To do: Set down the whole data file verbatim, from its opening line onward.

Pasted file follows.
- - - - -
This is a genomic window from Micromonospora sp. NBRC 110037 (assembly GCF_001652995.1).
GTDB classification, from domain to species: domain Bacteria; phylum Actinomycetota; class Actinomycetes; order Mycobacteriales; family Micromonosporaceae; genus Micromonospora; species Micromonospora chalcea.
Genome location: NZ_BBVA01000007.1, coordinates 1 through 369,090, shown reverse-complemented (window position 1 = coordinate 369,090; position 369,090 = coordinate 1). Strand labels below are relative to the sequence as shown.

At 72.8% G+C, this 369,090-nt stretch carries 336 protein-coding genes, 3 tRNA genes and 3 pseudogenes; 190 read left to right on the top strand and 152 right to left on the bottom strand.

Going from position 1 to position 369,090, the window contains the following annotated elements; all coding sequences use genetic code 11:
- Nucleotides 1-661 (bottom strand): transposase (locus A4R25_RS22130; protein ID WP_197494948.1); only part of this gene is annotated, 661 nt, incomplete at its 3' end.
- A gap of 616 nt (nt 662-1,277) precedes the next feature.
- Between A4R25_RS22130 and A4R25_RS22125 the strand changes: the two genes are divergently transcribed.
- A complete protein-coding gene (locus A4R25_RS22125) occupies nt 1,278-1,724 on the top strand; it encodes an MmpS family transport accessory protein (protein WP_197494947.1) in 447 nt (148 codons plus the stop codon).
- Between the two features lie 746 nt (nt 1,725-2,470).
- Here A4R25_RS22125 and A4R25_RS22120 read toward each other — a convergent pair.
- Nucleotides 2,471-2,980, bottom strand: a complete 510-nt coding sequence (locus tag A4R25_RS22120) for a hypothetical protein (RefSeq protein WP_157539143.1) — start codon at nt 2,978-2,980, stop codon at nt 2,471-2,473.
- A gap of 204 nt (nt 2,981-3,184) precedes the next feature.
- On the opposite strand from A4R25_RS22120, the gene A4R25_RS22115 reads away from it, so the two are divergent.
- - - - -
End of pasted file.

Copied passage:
This is a genomic window from Micromonospora sp. NBRC 110037 (assembly GCF_001652995.1).
GTDB classification, from domain to species: domain Bacteria; phylum Actinomycetota; class Actinomycetes; order Mycobacteriales; family Micromonosporaceae; genus Micromonospora; species Micromonospora chalcea.
Genome location: NZ_BBVA01000007.1, coordinates 1 through 369,090, shown reverse-complemented (window position 1 = coordinate 369,090; position 369,090 = coordinate 1). Strand labels below are relative to the sequence as shown.

At 72.8% G+C, this 369,090-nt stretch carries 336 protein-coding genes, 3 tRNA genes and 3 pseudogenes; 190 read left to right on the top strand and 152 right to left on the bottom strand.

Going from position 1 to position 369,090, the window contains the following annotated elements; all coding sequences use genetic code 11:
- Nucleotides 1-661 (bottom strand): transposase (locus A4R25_RS22130; protein ID WP_197494948.1); only part of this gene is annotated, 661 nt, incomplete at its 3' end.
- A gap of 616 nt (nt 662-1,277) precedes the next feature.
- Between A4R25_RS22130 and A4R25_RS22125 the strand changes: the two genes are divergently transcribed.
- A complete protein-coding gene (locus A4R25_RS22125) occupies nt 1,278-1,724 on the top strand; it encodes an MmpS family transport accessory protein (protein WP_197494947.1) in 447 nt (148 codons plus the stop codon).
- Between the two features lie 746 nt (nt 1,725-2,470).
- Here A4R25_RS22125 and A4R25_RS22120 read toward each other — a convergent pair.
- Nucleotides 2,471-2,980, bottom strand: a complete 510-nt coding sequence (locus tag A4R25_RS22120) for a hypothetical protein (RefSeq protein WP_157539143.1) — start codon at nt 2,978-2,980, stop codon at nt 2,471-2,473.
- A gap of 204 nt (nt 2,981-3,184) precedes the next feature.
- On the opposite strand from A4R25_RS22120, the gene A4R25_RS22115 reads away from it, so the two are divergent.